Not Just NSW

The reforms the subject of the BSF Report are part of a nationwide review of building reforms being reviewed by the Building Ministers’ Forum (BMF).

The BMF oversees policy and regulatory issues affecting Australia’s building and construction industries. It is coordinating the national response through the Building Confidence Report – Implementation Plan (the Implementation Plan), which was published in March 2019.5 This Report references the Lacrosse Towers 6 incident in Melbourne in 2014 and Grenfell Tower in London in June 2017 which have raised global concerns about building safety and industry compliance with required standards.

Building Designers – Plugging Compliance Gap

The Shergold Weir Report identified that building professionals often rely upon substandard or incomplete documentation and that there was poor documentary evidence to demonstrate that what was ‘planned’ was actually ‘constructed’. There was also a gap identified where some building practitioners were not explicitly responsible for explaining how plans are compliant or stopping work from occurring that would lead to a non-compliant structure being erected.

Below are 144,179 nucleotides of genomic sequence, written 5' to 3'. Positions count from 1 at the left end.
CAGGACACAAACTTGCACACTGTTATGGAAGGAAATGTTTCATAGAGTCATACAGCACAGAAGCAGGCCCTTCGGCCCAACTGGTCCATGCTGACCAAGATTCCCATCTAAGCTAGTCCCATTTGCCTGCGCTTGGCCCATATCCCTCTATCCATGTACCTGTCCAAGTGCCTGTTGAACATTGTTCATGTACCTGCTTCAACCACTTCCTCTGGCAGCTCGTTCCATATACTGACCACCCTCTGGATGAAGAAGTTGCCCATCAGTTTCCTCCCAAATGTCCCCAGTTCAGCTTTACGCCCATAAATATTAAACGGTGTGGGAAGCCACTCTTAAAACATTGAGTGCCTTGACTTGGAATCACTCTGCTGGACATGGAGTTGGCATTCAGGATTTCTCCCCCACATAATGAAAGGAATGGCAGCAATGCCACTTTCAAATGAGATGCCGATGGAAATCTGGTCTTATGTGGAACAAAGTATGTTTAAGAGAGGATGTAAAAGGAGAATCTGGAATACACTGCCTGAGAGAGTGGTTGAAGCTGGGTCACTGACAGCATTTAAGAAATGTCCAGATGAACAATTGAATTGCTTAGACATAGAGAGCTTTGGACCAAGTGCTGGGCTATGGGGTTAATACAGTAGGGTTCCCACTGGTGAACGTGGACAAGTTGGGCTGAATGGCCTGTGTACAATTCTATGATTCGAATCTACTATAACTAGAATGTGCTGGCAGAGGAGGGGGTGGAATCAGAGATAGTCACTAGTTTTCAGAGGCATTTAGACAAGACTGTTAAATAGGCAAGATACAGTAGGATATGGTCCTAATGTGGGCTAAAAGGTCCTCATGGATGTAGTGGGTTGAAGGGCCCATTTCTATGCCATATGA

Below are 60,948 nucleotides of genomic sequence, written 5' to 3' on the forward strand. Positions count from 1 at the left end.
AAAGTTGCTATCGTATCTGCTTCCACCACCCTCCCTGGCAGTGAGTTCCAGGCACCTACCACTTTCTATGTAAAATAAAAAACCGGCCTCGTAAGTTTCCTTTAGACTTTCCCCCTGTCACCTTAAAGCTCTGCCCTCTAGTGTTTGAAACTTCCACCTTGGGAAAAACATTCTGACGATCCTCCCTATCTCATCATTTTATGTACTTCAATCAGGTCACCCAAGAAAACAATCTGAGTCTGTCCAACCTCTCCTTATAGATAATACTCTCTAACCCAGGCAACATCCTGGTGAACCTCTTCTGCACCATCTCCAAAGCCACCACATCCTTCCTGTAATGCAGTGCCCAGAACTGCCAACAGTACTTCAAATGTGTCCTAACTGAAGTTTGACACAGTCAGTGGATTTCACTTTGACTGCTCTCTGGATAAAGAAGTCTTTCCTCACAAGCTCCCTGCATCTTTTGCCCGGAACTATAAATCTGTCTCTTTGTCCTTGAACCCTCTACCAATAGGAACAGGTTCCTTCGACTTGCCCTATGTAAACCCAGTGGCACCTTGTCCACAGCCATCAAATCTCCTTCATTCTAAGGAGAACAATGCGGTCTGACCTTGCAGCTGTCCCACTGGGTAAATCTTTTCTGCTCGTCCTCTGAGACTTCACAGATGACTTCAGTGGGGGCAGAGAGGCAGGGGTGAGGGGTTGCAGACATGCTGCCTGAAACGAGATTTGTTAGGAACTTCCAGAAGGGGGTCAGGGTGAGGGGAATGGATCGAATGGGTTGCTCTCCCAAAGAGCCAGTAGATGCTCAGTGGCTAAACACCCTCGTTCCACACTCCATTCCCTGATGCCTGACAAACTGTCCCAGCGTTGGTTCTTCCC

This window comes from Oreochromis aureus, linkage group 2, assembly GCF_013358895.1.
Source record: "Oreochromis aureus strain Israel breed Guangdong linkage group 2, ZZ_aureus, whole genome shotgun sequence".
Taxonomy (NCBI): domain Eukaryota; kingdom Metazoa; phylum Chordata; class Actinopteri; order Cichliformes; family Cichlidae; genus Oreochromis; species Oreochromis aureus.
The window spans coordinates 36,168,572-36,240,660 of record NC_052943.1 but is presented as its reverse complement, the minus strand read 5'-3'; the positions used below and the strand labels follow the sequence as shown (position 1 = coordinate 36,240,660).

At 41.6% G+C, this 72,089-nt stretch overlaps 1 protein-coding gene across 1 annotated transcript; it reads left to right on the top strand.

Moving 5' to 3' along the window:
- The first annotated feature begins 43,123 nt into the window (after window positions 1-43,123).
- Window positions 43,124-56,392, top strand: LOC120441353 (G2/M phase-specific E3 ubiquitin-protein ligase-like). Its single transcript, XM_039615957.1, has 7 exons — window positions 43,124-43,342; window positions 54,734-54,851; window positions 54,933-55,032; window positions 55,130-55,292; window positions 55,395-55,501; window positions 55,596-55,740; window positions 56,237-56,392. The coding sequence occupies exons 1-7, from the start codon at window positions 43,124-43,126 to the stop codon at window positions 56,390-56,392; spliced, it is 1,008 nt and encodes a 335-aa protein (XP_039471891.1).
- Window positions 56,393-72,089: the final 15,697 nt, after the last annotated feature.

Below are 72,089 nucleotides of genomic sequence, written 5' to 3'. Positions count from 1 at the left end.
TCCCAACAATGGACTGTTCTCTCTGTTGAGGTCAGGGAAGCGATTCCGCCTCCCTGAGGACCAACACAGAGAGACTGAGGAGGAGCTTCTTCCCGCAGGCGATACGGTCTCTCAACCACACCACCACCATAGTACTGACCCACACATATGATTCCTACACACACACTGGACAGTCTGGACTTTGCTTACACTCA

In response, the NSW Government will regulate building designers, architects, engineers and other building practitioners who provide designs, specifications or plans. It will require these persons to:

  1. Declare that their plans and performance solutions comply with the BCA .
  2. Explain through documentation how any performance solutions used in the design and construction of the building comply with the BCA.

To support these functions, it is proposed that builders will also have a new obligation:

  1. Declaring that buildings are constructed according to building plans that have been declared to be BCA compliant.

The BSF Report requests various types of feedback on the practical aspects of regulating these changes.